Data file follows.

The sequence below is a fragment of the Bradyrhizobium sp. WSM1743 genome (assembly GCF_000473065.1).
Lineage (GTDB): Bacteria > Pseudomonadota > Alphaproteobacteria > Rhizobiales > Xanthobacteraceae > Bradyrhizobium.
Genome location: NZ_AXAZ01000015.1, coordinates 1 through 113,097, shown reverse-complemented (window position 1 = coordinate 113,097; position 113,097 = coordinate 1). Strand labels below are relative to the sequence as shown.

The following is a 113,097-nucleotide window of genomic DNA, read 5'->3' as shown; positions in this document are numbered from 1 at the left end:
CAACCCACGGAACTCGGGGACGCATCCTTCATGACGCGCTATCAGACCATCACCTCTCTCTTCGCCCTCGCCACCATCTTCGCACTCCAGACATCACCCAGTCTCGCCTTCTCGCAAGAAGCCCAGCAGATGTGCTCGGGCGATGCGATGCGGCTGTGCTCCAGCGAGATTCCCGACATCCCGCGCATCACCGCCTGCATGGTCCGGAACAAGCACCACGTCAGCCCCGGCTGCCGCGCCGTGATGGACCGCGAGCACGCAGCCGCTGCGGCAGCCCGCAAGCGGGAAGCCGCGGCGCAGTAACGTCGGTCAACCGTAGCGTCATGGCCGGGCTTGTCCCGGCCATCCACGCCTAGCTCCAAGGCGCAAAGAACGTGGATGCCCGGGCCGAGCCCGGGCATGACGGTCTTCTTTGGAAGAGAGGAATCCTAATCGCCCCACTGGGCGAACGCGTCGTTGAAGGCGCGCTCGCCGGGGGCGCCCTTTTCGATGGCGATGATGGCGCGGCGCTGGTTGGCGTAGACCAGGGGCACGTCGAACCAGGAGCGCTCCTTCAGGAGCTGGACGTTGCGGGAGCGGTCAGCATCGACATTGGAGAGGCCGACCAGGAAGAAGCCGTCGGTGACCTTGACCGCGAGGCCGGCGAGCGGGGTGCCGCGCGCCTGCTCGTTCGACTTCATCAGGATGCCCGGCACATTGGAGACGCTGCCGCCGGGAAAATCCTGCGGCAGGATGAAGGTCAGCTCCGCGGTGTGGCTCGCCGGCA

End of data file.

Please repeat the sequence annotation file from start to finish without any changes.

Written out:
The sequence below is a fragment of the Bradyrhizobium sp. WSM1743 genome (assembly GCF_000473065.1).
Lineage (GTDB): Bacteria > Pseudomonadota > Alphaproteobacteria > Rhizobiales > Xanthobacteraceae > Bradyrhizobium.
Genome location: NZ_AXAZ01000015.1, coordinates 1 through 113,097, shown reverse-complemented (window position 1 = coordinate 113,097; position 113,097 = coordinate 1). Strand labels below are relative to the sequence as shown.

The following is a 113,097-nucleotide window of genomic DNA, read 5'->3' as shown; positions in this document are numbered from 1 at the left end:
CAACCCACGGAACTCGGGGACGCATCCTTCATGACGCGCTATCAGACCATCACCTCTCTCTTCGCCCTCGCCACCATCTTCGCACTCCAGACATCACCCAGTCTCGCCTTCTCGCAAGAAGCCCAGCAGATGTGCTCGGGCGATGCGATGCGGCTGTGCTCCAGCGAGATTCCCGACATCCCGCGCATCACCGCCTGCATGGTCCGGAACAAGCACCACGTCAGCCCCGGCTGCCGCGCCGTGATGGACCGCGAGCACGCAGCCGCTGCGGCAGCCCGCAAGCGGGAAGCCGCGGCGCAGTAACGTCGGTCAACCGTAGCGTCATGGCCGGGCTTGTCCCGGCCATCCACGCCTAGCTCCAAGGCGCAAAGAACGTGGATGCCCGGGCCGAGCCCGGGCATGACGGTCTTCTTTGGAAGAGAGGAATCCTAATCGCCCCACTGGGCGAACGCGTCGTTGAAGGCGCGCTCGCCGGGGGCGCCCTTTTCGATGGCGATGATGGCGCGGCGCTGGTTGGCGTAGACCAGGGGCACGTCGAACCAGGAGCGCTCCTTCAGGAGCTGGACGTTGCGGGAGCGGTCAGCATCGACATTGGAGAGGCCGACCAGGAAGAAGCCGTCGGTGACCTTGACCGCGAGGCCGGCGAGCGGGGTGCCGCGCGCCTGCTCGTTCGACTTCATCAGGATGCCCGGCACATTGGAGACGCTGCCGCCGGGAAAATCCTGCGGCAGGATGAAGGTCAGCTCCGCGGTGTGGCTCGCCGGCA